Herbert Hoover

Herbert Hoover was born in 1874 in this small house in a Quaker community at West Branch, Iowa. He was the first president born west of the Mississippi.
The house has been preserved as part of the Herbert Hoover National Historic Site, a one stop Hoover history park developed during his lifetime, principally by his wife, Lou.
It is now managed by the National Park Service, and has a visitor center full of displays.
Hoover’s father was a blacksmith, who died when he was 6. His mother died when he was 9. At 11 he was sent to live with his uncle in Newberg, Oregon. At 15 he started to work with his uncle at the Oregon Land Company, then went to Stanford, graduating in 1895 with a degree in geology.
Hoover became a surveyor and mining engineer, and spent many years overseas developing mines and industrial projects, especially for the government of China. By the time he was 40, he ran an international engineering consulting firm, and was a multimillionaire.
After serving as an international relief administrator during World War One, he got into politics, and was elected president in 1929, just in time for the stock market crash and the great depression.
Herbert Hoover left office after one term, and lived for another 30 years, dividing his time between the Waldorf Towers in New York City, and Palo Alto, California, where he and his wife lived in a house designed by Mrs. Hoover (which is now the home for the president of Stanford University).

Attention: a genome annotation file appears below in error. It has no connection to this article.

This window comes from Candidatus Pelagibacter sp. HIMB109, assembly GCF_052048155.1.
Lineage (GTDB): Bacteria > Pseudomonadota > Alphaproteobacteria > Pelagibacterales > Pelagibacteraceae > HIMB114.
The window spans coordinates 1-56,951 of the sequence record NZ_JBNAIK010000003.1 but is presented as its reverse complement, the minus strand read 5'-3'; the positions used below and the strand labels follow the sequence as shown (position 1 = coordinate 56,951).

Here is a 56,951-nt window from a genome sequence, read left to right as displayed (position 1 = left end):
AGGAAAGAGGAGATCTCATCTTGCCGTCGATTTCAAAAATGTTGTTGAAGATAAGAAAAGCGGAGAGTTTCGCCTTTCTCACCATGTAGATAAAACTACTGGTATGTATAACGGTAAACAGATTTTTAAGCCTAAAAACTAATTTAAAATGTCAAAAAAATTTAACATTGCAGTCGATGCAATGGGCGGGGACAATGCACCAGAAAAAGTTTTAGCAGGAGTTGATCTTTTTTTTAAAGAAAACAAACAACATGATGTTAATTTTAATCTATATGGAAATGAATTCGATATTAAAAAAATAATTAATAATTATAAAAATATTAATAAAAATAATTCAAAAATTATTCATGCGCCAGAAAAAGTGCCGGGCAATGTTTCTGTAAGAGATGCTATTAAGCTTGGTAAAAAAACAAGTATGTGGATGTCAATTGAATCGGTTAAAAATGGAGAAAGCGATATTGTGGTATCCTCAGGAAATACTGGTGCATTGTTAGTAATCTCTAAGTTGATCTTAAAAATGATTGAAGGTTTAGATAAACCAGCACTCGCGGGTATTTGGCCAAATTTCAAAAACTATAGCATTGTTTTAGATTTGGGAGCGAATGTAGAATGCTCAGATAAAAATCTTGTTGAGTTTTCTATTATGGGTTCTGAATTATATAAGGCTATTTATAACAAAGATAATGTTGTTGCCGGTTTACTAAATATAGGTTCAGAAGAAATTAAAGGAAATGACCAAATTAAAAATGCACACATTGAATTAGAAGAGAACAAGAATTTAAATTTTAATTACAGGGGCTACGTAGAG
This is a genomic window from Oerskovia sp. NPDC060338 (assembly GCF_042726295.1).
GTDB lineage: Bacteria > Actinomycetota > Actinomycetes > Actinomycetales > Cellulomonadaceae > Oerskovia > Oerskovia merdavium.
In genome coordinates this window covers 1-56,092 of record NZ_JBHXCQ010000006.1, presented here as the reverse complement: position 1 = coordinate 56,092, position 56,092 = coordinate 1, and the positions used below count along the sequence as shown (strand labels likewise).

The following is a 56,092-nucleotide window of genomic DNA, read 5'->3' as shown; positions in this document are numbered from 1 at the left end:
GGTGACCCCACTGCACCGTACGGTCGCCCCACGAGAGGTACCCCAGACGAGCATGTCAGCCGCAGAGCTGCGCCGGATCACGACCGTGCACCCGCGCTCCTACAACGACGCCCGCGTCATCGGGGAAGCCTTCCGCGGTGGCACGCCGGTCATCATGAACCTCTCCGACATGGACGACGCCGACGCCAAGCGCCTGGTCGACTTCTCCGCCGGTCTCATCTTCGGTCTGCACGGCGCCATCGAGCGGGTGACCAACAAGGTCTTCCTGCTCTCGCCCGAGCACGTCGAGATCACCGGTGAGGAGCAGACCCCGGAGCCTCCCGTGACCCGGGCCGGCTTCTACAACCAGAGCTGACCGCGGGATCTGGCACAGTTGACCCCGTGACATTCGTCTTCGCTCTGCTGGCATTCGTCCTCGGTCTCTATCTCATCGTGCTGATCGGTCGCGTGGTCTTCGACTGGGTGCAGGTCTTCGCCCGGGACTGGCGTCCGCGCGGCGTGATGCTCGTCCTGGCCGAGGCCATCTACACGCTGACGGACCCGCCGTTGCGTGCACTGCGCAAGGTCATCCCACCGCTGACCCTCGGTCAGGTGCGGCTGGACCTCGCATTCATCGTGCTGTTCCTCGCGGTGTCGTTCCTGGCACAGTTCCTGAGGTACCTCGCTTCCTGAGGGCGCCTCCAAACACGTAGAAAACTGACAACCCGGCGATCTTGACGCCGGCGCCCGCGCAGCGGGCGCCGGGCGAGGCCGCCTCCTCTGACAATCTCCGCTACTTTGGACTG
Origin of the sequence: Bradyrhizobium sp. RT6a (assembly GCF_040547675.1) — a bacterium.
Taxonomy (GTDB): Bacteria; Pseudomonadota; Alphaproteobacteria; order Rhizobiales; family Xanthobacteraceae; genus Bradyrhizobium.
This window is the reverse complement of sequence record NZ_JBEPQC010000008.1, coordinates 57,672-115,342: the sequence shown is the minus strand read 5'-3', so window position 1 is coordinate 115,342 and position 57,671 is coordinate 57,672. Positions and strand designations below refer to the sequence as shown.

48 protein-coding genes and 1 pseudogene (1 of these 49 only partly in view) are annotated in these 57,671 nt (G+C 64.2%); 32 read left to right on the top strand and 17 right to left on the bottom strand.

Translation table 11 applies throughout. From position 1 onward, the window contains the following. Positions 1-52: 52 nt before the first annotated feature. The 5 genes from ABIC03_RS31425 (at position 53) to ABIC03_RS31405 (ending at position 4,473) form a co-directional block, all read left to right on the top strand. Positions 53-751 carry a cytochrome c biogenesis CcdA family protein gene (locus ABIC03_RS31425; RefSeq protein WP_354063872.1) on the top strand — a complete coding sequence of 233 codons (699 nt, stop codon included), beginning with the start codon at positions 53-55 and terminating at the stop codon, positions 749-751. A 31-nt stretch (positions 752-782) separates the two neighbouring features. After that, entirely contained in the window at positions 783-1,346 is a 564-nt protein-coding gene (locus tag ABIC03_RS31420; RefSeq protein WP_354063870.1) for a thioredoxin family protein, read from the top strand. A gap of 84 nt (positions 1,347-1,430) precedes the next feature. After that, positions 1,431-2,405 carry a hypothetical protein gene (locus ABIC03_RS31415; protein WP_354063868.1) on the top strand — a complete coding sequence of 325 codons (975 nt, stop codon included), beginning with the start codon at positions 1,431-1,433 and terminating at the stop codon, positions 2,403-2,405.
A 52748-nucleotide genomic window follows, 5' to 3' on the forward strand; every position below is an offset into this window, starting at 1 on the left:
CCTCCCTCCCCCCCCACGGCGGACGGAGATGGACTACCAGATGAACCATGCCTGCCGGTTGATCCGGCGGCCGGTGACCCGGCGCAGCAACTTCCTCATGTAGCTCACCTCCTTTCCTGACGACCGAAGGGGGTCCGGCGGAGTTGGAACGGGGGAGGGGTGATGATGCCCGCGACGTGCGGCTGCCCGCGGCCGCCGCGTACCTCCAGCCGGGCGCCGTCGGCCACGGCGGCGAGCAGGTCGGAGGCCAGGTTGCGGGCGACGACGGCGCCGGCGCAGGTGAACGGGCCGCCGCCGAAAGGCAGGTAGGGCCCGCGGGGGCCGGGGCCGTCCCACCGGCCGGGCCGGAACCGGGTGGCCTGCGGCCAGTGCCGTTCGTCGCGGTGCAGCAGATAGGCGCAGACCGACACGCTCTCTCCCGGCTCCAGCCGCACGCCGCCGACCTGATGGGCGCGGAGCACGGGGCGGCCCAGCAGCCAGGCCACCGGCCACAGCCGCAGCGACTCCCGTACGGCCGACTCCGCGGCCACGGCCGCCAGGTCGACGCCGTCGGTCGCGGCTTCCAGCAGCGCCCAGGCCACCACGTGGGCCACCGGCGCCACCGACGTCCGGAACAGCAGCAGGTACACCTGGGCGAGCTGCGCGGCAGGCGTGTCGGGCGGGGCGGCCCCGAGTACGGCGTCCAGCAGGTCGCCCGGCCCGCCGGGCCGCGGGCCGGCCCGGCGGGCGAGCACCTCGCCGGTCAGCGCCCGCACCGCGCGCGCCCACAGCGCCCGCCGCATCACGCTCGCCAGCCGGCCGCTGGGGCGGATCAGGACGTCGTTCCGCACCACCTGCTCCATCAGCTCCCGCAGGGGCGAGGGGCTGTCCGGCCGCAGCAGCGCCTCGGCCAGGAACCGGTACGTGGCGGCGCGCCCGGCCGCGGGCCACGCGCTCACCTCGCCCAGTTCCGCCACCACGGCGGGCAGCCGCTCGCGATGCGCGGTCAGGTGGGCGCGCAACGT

Work on Hoover’s historic legacy park began with the restoration of his birthplace cottage in 1937. For years its owners, who had profited by showing thousands of people inside for ten cents a head, were resistant to sell it. It was finally acquired in 1935 by a friend of the Hoovers, who secretly bought it on their behalf. Herbert Hoover himself helped guide the restoration.
The cottage built by his father in 1871 had been altered and expanded by subsequent owners. Its restoration was not completed until 1941.
Nearby, a replica of his father’s blacksmith shop was constructed from scratch.
Hoover’s family moved out of the cabin when he was five years old, into a larger house a block away, which is no longer there. It was not reconstructed, but its place is marked.
The Quaker Meeting House he attended with his family was restored.
His presidential library and museum opened in 1962, on a spot chosen by Hoover, and he was there for the dedication, on his 88th birthday. The library is one of thirteen official presidential libraries that are managed by the National Archives.
Herbert Hoover died in 1964 at the age of 90, and is buried at the History Site, next to his wife Lou, at the place they had picked out.
It is on a small hill, within sight of his birthplace cabin.
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